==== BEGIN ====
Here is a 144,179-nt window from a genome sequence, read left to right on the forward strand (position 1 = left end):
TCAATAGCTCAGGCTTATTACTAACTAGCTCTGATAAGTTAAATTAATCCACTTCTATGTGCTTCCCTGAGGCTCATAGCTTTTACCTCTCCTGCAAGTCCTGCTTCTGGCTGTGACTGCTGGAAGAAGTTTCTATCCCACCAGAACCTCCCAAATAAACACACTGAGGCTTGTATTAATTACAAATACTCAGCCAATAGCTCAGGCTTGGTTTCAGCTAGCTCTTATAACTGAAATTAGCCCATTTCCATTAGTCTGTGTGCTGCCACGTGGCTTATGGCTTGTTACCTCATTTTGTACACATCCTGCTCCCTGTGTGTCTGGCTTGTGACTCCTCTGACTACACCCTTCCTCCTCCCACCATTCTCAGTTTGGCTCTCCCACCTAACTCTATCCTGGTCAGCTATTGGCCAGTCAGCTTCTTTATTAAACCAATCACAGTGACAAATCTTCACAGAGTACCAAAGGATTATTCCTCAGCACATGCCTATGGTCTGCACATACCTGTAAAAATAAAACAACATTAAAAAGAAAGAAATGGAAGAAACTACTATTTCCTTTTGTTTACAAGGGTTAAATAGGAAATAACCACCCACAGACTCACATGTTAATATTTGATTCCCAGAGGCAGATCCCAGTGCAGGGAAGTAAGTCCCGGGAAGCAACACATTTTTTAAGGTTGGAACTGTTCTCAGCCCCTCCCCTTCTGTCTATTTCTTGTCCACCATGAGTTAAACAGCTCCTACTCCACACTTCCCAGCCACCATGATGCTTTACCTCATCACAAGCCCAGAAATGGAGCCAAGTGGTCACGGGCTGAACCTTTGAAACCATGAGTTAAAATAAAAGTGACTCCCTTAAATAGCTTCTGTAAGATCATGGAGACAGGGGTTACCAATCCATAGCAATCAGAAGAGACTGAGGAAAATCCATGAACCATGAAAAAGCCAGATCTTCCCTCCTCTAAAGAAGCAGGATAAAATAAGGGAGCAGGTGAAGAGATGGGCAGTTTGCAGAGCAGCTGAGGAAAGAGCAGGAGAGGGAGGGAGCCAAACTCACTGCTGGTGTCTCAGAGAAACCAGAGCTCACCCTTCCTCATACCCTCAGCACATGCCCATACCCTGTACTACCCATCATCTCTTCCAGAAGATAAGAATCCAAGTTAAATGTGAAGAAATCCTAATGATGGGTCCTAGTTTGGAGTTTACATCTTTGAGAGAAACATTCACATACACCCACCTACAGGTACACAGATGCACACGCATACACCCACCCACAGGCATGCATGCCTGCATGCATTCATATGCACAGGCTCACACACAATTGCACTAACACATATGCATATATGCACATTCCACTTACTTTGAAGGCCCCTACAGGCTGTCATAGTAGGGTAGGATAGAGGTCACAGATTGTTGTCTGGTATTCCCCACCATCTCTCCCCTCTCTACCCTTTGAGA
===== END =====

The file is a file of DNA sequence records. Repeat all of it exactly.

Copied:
Here is a 144,179-nt window from a genome sequence, read left to right on the forward strand (position 1 = left end):
TCAATAGCTCAGGCTTATTACTAACTAGCTCTGATAAGTTAAATTAATCCACTTCTATGTGCTTCCCTGAGGCTCATAGCTTTTACCTCTCCTGCAAGTCCTGCTTCTGGCTGTGACTGCTGGAAGAAGTTTCTATCCCACCAGAACCTCCCAAATAAACACACTGAGGCTTGTATTAATTACAAATACTCAGCCAATAGCTCAGGCTTGGTTTCAGCTAGCTCTTATAACTGAAATTAGCCCATTTCCATTAGTCTGTGTGCTGCCACGTGGCTTATGGCTTGTTACCTCATTTTGTACACATCCTGCTCCCTGTGTGTCTGGCTTGTGACTCCTCTGACTACACCCTTCCTCCTCCCACCATTCTCAGTTTGGCTCTCCCACCTAACTCTATCCTGGTCAGCTATTGGCCAGTCAGCTTCTTTATTAAACCAATCACAGTGACAAATCTTCACAGAGTACCAAAGGATTATTCCTCAGCACATGCCTATGGTCTGCACATACCTGTAAAAATAAAACAACATTAAAAAGAAAGAAATGGAAGAAACTACTATTTCCTTTTGTTTACAAGGGTTAAATAGGAAATAACCACCCACAGACTCACATGTTAATATTTGATTCCCAGAGGCAGATCCCAGTGCAGGGAAGTAAGTCCCGGGAAGCAACACATTTTTTAAGGTTGGAACTGTTCTCAGCCCCTCCCCTTCTGTCTATTTCTTGTCCACCATGAGTTAAACAGCTCCTACTCCACACTTCCCAGCCACCATGATGCTTTACCTCATCACAAGCCCAGAAATGGAGCCAAGTGGTCACGGGCTGAACCTTTGAAACCATGAGTTAAAATAAAAGTGACTCCCTTAAATAGCTTCTGTAAGATCATGGAGACAGGGGTTACCAATCCATAGCAATCAGAAGAGACTGAGGAAAATCCATGAACCATGAAAAAGCCAGATCTTCCCTCCTCTAAAGAAGCAGGATAAAATAAGGGAGCAGGTGAAGAGATGGGCAGTTTGCAGAGCAGCTGAGGAAAGAGCAGGAGAGGGAGGGAGCCAAACTCACTGCTGGTGTCTCAGAGAAACCAGAGCTCACCCTTCCTCATACCCTCAGCACATGCCCATACCCTGTACTACCCATCATCTCTTCCAGAAGATAAGAATCCAAGTTAAATGTGAAGAAATCCTAATGATGGGTCCTAGTTTGGAGTTTACATCTTTGAGAGAAACATTCACATACACCCACCTACAGGTACACAGATGCACACGCATACACCCACCCACAGGCATGCATGCCTGCATGCATTCATATGCACAGGCTCACACACAATTGCACTAACACATATGCATATATGCACATTCCACTTACTTTGAAGGCCCCTACAGGCTGTCATAGTAGGGTAGGATAGAGGTCACAGATTGTTGTCTGGTATTCCCCACCATCTCTCCCCTCTCTACCCTTTGAGA